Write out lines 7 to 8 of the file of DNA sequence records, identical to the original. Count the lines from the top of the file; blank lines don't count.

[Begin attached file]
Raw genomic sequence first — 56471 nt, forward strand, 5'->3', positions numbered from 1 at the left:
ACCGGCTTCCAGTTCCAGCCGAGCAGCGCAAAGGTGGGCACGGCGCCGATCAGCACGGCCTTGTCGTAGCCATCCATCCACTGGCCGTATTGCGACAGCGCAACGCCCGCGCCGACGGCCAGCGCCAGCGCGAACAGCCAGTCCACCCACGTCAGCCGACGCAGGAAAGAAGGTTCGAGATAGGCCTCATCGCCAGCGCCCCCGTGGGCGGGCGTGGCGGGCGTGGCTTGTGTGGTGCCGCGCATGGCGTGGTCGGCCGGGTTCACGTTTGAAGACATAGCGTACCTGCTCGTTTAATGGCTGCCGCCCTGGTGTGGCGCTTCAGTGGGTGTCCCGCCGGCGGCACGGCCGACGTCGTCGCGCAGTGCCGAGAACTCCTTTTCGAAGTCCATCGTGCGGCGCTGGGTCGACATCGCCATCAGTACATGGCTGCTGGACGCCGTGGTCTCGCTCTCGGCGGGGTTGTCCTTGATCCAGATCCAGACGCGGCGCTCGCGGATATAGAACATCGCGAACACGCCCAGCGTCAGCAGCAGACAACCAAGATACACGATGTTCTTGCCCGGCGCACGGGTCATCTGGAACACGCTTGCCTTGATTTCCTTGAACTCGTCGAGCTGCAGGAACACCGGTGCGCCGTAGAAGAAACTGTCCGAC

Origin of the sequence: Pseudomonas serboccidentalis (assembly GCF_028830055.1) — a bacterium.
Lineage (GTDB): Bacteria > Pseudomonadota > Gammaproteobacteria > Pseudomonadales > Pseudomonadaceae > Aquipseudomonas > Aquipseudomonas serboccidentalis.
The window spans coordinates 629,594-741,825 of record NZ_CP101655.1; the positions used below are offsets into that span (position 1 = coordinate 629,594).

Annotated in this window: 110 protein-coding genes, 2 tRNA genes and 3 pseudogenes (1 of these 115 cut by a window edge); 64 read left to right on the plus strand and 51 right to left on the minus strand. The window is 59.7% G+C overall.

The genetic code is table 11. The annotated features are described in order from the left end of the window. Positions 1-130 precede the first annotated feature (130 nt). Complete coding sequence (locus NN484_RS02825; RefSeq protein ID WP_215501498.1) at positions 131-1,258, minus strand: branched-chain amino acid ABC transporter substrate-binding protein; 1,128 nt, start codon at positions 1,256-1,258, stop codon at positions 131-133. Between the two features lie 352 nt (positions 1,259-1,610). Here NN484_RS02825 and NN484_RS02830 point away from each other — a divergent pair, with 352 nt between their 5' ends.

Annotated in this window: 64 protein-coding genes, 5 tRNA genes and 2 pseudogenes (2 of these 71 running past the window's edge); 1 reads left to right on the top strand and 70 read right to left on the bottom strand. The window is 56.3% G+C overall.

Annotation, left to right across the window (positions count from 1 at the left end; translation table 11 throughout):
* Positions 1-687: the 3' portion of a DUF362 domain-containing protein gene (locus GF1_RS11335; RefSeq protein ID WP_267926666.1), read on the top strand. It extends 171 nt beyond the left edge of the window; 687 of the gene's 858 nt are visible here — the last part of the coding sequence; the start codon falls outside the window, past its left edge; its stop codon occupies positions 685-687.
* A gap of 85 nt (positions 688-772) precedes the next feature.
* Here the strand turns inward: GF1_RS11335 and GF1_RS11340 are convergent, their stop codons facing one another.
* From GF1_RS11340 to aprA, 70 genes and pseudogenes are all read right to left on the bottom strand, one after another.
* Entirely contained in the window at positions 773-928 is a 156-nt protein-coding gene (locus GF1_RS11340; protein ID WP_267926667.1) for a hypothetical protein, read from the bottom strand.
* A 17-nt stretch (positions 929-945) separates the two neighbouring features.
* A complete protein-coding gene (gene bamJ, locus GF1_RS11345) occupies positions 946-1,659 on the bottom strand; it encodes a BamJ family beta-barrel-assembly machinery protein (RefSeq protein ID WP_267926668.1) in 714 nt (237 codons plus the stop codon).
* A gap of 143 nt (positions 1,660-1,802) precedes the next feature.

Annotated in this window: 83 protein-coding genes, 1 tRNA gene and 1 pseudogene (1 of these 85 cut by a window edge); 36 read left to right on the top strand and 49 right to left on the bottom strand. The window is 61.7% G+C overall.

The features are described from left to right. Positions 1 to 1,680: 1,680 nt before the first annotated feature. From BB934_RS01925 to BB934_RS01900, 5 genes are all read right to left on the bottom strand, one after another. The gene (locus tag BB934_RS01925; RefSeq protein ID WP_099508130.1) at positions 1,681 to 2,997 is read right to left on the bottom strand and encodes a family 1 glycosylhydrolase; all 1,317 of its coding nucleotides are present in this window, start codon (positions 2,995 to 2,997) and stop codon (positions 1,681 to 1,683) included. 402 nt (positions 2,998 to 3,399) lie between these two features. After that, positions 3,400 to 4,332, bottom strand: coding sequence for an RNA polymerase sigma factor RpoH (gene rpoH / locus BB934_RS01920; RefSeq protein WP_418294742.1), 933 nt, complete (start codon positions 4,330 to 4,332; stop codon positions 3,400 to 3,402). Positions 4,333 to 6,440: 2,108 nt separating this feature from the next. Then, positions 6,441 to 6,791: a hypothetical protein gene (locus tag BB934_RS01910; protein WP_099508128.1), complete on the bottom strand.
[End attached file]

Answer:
The genetic code is table 11. The annotated features are described in order from the left end of the window. Positions 1-130 precede the first annotated feature (130 nt). Complete coding sequence (locus NN484_RS02825; RefSeq protein ID WP_215501498.1) at positions 131-1,258, minus strand: branched-chain amino acid ABC transporter substrate-binding protein; 1,128 nt, start codon at positions 1,256-1,258, stop codon at positions 131-133. Between the two features lie 352 nt (positions 1,259-1,610). Here NN484_RS02825 and NN484_RS02830 point away from each other — a divergent pair, with 352 nt between their 5' ends.

Annotated in this window: 64 protein-coding genes, 5 tRNA genes and 2 pseudogenes (2 of these 71 running past the window's edge); 1 reads left to right on the top strand and 70 read right to left on the bottom strand. The window is 56.3% G+C overall.